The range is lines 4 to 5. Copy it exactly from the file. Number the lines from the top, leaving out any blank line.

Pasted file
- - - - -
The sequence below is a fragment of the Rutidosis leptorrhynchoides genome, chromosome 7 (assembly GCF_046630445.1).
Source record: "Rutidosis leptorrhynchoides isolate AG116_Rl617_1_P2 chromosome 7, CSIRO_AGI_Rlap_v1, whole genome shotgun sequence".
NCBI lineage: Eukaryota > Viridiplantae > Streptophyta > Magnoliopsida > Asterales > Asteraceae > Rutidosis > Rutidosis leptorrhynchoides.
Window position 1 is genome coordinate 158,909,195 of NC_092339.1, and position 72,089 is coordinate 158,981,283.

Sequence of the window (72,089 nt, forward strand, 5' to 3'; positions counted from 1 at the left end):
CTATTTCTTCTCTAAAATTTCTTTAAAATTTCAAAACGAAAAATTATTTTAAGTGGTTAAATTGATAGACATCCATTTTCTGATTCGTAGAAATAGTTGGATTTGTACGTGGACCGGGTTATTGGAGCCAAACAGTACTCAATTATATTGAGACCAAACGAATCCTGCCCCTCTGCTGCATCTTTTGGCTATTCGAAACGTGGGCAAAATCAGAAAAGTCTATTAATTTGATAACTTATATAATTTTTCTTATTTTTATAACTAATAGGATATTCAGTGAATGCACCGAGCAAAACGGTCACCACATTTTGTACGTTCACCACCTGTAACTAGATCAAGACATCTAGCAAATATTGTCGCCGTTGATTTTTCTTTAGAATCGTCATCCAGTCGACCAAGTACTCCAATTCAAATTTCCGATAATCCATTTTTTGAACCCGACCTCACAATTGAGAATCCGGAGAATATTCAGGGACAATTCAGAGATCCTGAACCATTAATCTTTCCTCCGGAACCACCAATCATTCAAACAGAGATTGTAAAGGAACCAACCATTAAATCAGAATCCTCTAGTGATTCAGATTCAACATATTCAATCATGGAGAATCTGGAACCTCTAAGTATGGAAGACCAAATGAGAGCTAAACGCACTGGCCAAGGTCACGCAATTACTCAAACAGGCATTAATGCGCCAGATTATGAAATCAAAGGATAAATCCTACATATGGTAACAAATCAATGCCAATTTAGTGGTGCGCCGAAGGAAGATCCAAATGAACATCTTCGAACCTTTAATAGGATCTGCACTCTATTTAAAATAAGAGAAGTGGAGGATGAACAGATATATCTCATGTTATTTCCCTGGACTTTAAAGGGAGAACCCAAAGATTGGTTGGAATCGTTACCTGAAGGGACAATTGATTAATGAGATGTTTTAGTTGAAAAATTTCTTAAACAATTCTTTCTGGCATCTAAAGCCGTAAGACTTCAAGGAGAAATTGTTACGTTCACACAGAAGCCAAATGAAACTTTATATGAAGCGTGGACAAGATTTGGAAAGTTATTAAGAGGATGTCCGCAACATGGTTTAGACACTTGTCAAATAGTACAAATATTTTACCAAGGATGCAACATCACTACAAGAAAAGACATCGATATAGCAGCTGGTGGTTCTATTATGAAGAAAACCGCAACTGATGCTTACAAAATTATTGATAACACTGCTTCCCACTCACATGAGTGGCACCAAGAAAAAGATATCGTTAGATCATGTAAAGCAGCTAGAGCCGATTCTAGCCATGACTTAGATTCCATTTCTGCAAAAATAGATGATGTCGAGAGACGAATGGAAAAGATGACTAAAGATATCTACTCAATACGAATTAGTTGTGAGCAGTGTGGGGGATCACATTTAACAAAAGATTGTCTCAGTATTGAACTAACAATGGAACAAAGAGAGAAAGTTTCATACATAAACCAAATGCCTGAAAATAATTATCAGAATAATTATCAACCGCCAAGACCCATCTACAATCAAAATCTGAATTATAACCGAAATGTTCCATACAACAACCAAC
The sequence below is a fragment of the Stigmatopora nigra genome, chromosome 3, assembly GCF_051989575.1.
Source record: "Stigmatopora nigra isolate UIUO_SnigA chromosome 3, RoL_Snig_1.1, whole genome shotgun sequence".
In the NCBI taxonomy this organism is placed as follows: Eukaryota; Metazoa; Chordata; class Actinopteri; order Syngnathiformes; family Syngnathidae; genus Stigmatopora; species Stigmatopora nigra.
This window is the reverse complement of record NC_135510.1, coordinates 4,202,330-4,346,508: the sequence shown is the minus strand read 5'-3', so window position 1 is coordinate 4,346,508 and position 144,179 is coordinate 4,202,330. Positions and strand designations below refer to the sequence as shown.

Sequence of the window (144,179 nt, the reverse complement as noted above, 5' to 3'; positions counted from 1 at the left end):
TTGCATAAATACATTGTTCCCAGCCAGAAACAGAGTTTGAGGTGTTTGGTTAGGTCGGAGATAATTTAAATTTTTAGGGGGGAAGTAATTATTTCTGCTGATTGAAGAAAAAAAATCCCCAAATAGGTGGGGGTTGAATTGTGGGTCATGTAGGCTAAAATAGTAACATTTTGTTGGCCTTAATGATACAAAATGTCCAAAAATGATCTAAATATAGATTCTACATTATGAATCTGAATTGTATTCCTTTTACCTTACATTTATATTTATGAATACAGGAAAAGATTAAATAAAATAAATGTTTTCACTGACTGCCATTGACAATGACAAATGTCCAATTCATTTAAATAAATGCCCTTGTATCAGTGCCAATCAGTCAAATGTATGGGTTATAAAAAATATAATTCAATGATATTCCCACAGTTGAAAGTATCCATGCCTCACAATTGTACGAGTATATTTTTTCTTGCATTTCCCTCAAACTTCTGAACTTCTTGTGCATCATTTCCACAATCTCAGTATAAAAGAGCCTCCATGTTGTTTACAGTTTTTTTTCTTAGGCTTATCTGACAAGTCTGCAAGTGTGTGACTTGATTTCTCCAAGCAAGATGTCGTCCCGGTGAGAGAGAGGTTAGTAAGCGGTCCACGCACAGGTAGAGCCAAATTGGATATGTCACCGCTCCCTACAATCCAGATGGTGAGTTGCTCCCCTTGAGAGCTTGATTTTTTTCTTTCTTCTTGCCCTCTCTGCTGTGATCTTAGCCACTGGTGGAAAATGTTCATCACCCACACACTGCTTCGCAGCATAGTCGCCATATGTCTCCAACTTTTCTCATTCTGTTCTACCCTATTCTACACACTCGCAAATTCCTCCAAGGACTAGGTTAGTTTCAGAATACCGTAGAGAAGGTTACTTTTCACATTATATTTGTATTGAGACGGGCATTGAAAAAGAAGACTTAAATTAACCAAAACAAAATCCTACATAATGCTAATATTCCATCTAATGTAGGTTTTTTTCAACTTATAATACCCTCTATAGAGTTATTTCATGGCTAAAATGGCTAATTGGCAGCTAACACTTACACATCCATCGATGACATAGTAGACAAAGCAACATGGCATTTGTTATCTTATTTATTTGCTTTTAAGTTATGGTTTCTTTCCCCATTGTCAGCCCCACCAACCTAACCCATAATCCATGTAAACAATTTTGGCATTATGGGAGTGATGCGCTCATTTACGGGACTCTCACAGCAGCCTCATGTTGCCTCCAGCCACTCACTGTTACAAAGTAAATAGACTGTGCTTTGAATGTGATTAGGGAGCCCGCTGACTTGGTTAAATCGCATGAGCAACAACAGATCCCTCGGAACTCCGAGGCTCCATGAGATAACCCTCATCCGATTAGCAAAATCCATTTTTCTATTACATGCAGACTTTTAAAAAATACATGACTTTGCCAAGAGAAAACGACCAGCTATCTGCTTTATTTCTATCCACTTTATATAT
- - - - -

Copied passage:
Window position 1 is genome coordinate 158,909,195 of NC_092339.1, and position 72,089 is coordinate 158,981,283.

Sequence of the window (72,089 nt, forward strand, 5' to 3'; positions counted from 1 at the left end):